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Clin Nephrol. 2003 Sep;60(3):187-94.

Lupus-like nephritis in an HIV-positive patient: report of a case and review of the literature.

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  • 1Division of Allergy/lmmunology and Rheumatology, University of Rochester Medical Center, Rochester, NY 14642, USA.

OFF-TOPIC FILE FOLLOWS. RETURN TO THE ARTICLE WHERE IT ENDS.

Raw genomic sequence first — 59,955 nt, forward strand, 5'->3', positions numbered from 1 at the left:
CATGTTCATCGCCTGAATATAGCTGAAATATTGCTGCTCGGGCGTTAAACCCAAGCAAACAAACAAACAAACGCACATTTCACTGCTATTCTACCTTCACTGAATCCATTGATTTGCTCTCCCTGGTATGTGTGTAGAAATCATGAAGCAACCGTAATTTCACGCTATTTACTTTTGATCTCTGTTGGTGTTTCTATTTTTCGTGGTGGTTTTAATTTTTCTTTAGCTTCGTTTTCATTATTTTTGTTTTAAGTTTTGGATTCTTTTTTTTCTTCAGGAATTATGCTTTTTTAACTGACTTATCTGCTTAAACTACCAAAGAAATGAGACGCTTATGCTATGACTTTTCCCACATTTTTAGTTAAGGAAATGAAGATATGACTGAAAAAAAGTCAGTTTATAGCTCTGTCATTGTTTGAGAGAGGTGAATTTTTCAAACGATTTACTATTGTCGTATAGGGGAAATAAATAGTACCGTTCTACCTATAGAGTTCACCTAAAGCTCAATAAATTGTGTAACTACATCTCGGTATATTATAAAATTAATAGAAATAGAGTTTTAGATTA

The most common manifestation of HIV/AIDS in the kidney is the collapsing variant of focal segmental glomerular sclerosis, HIV-associated nephropathy (HIVAN). Other forms of renal disease in HIV-infected patients include mesangial proliferative glomerulonephritis (GN), membranoproliferative GN, IgA nephropathy, minimal change disease and proliferative immune-complex GN. We present the case of a 42-year-old Caucasian male with HIV infection, treatment associated peripheral neuropathy, nephrotic syndrome and progressive renal failure. The initial and subsequent kidney biopsies showed diffuse proliferative glomerulonephritis resembling diffuse proliferative (WHO class IV) lupus nephritis. There was no clinical or serological evidence of systemic lupus erythematosus (SLE). Proteinuria improved with ACE-inhibitors, and renal function remained relatively stable while receiving highly active antiretroviral therapy (HAART). A precipitous decline in renal function to end-stage renal disease followed a brief period of withdrawal from potent antiretroviral therapy during which the viral load rebounded. Considering previously reported cases, it appears that lupus-like nephritis is a rare but well-defined pattern of immune-complex-induced renal injury seen in HIV-infected patients. It appears to be markedly responsive to HAART.

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